This shampoo does deliver on the gentleness it promises. It leaves my hair clean but not stripped. It does not irritate the scalp either. Now, if you are like me, and you like a little slip in your shampoo, don’t look for it here. It lathers really well, but it’s not that great to use as an initial detangling step. You’re going to want to detangle prior to using this shampoo.

Verdict: Very good.

Amla Oil Bond Repair Conditioner

Shea Moisture Bond Repair Conditioner

$14.99, Ulta.com

Step Two in the routine is the Bond Repair Conditioner. Like its partner shampoo, it also claims to add moisture and reveal “shiny, renewed curls.” It has the same scent as the shampoo and the same creamy texture as most other Shea Moisture conditioners if you have used them before.

After using the conditioner, my hair does feel more moisturized. It has a smoother feel without any waxy or sticky residue. The only drawback I see is that it’s not super “slippy.” If my hair isn’t already detangled, this conditioner doesn’t help as much as others do. That said, it isn’t bad.

Verdict: It’s decent.

Amla Oil Bond Repair Masque

Shea Moisture Bond Repair Masque

$15.99, Ulta.com

The Bond Repair Masque reinforces the work of the shampoo and conditioner, by adding shine, softness, and 13 times more moisture. Shea Moisture claims that this product will “nourish and visibly repair dry, processed hair.”

I love the fact that this is a 5-minute masque. During my first use, I found that it detangles better on rinse-out than the Bond Repair Conditioner. It also left my hair feeling quite smooth and moisturized, but not spongy. I also noticed, when used in conjunction with the other products, I had a significantly smaller amount of broken strands than usual. My hair seemed to have better elasticity and be more resilient to manipulation.

Verdict: Very good.

Amla Oil Bond Repair Leave-In Conditioner

Shea Moisture Bond Repair Leave-In

$15.99, Ulta.com

Rounding out the four-step system is the Bond Repair Leave-In Conditioner. This is the protective step in the process. It is a very lightweight cream, and it smells less fragranced than the previous three products. Applying it to my hair added softness and more slip for detangling.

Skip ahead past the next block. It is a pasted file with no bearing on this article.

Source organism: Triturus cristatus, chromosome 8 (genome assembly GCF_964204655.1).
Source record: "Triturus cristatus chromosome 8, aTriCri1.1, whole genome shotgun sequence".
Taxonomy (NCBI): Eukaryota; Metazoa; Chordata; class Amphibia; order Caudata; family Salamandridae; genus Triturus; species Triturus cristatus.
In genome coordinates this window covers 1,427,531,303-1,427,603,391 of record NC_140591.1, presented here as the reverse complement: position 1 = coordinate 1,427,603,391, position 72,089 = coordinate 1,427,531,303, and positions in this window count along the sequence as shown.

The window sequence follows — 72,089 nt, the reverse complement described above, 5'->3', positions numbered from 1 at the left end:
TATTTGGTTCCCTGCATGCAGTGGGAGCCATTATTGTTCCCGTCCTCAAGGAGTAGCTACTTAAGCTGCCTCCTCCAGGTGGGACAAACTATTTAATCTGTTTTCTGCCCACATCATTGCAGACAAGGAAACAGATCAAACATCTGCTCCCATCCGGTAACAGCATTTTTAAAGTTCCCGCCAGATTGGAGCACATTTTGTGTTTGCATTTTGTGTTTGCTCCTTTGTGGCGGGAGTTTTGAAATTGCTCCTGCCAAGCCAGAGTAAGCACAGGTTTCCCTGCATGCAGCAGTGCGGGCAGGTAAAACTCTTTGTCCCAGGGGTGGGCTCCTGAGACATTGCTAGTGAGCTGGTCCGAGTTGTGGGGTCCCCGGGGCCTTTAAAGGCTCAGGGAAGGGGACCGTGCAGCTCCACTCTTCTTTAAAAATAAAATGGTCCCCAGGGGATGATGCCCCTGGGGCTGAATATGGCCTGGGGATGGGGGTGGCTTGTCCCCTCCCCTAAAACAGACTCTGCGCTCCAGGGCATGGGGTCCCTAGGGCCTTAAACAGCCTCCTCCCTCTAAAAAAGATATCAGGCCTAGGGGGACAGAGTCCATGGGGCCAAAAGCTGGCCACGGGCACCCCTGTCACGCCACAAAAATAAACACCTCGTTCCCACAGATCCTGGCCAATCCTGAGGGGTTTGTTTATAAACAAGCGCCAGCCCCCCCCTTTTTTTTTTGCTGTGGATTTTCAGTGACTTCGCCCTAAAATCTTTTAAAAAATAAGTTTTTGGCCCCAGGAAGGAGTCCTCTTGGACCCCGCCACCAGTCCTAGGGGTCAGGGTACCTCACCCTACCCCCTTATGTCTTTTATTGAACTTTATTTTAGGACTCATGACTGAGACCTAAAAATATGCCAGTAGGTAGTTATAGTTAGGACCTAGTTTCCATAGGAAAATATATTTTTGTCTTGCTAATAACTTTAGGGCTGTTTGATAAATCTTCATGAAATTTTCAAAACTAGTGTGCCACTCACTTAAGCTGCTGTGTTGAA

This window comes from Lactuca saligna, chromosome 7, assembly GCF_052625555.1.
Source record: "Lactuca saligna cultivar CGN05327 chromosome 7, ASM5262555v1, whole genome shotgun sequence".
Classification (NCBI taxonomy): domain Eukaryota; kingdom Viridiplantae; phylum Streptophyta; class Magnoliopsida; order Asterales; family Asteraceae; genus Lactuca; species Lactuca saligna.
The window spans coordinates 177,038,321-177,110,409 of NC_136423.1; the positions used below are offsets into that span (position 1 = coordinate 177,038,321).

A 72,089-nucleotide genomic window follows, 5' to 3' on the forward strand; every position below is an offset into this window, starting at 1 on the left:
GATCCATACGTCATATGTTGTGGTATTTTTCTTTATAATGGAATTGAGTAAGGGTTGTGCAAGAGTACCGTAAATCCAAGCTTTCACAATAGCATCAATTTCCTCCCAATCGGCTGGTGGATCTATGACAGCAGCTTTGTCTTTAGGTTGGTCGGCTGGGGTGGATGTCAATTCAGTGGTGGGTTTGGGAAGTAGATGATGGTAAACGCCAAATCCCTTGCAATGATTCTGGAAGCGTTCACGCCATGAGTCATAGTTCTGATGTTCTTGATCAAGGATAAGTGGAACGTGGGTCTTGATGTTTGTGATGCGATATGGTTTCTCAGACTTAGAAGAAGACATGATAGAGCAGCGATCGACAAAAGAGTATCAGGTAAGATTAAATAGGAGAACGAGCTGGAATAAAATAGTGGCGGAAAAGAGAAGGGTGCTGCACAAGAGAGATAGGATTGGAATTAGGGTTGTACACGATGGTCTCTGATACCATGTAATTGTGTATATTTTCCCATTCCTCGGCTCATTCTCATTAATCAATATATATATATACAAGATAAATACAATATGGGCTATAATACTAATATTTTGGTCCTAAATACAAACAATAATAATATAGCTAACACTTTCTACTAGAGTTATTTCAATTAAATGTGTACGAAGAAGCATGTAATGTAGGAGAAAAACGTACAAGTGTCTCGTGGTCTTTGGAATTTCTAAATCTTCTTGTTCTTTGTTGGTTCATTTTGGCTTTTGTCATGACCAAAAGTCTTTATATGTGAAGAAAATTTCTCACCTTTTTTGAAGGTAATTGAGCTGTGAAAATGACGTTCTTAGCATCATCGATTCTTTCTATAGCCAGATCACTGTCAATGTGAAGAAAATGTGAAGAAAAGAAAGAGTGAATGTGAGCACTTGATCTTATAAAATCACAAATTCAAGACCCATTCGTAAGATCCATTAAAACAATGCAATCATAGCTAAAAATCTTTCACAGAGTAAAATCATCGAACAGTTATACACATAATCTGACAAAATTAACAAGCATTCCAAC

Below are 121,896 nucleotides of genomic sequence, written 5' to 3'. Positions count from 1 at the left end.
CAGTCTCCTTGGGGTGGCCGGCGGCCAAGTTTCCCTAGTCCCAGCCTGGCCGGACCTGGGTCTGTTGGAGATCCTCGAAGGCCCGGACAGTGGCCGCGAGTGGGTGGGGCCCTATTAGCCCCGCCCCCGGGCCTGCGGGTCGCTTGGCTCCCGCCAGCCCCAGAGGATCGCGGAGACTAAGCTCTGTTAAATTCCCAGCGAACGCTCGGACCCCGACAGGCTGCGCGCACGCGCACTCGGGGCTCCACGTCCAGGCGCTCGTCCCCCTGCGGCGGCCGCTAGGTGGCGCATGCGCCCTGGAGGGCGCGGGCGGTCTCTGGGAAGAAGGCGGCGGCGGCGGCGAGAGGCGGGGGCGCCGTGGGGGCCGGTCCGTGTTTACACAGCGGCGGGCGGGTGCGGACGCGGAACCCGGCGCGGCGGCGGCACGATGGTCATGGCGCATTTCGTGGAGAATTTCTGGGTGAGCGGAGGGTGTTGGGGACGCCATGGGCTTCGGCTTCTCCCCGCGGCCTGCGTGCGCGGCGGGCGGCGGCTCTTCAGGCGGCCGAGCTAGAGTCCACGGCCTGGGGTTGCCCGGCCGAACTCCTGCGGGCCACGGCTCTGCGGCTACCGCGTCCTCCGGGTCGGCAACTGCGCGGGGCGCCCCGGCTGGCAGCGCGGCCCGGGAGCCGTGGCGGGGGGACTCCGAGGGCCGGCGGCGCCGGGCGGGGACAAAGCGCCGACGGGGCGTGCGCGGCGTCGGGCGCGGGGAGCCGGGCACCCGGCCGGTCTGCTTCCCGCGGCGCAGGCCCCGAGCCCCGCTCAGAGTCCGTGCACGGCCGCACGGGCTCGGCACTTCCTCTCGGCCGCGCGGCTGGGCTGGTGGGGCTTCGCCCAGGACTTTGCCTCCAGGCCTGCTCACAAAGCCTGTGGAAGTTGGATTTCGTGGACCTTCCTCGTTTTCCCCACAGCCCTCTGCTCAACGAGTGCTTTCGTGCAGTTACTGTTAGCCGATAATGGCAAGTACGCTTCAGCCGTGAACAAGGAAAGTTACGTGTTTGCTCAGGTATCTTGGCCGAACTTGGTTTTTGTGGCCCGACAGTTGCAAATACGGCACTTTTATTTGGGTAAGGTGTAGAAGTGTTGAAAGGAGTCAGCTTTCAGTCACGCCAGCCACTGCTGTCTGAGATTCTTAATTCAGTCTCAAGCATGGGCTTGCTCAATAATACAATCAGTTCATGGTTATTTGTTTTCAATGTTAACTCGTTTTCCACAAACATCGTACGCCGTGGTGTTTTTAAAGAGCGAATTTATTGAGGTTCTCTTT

Now, as I’ve mentioned before, Shea Moisture is notorious for producing collections of products for wash day but not including a styling product. This line is no exception. However, in testing this product the first time, I did use it as my styler. Upon unraveling my twists, I found lots of tiny flakes after it was dry. There was a slight film, but it wasn’t overwhelming. Even having probably used a little too much product, my hair still had lots of body and movement.

Verdict: It’s ok.

This leave-in is probably best used sparingly and in conjunction with a separate compatible styling product.

Bonding Oil

Shea Moisture Bonding Oil

15.99, Ulta.com

The Bonding Oil is a lightweight oil formulated to smooth frizz and strengthen hair by locking moisture. I can attest to the lightweightness of the oil. It does not weigh the hair down and it works great after refreshing second or third-day hair.

Verdict: Very nice.

Should you try the Shea Moisture Bond Repair Collection?

In retrospect, although I gave some of the products lackluster reviews individually, I would recommend the collection as a whole (or at least the shampoo and one of the conditioners). I see a noticeable reduction in breakage, greater elasticity in my curls, and even increased vibrance in my hair. This collection delivers on its claims. I would definitely recommend this line to anyone who is looking to strengthen their hair and restore its overall health.

Overall Verdict: Very Good.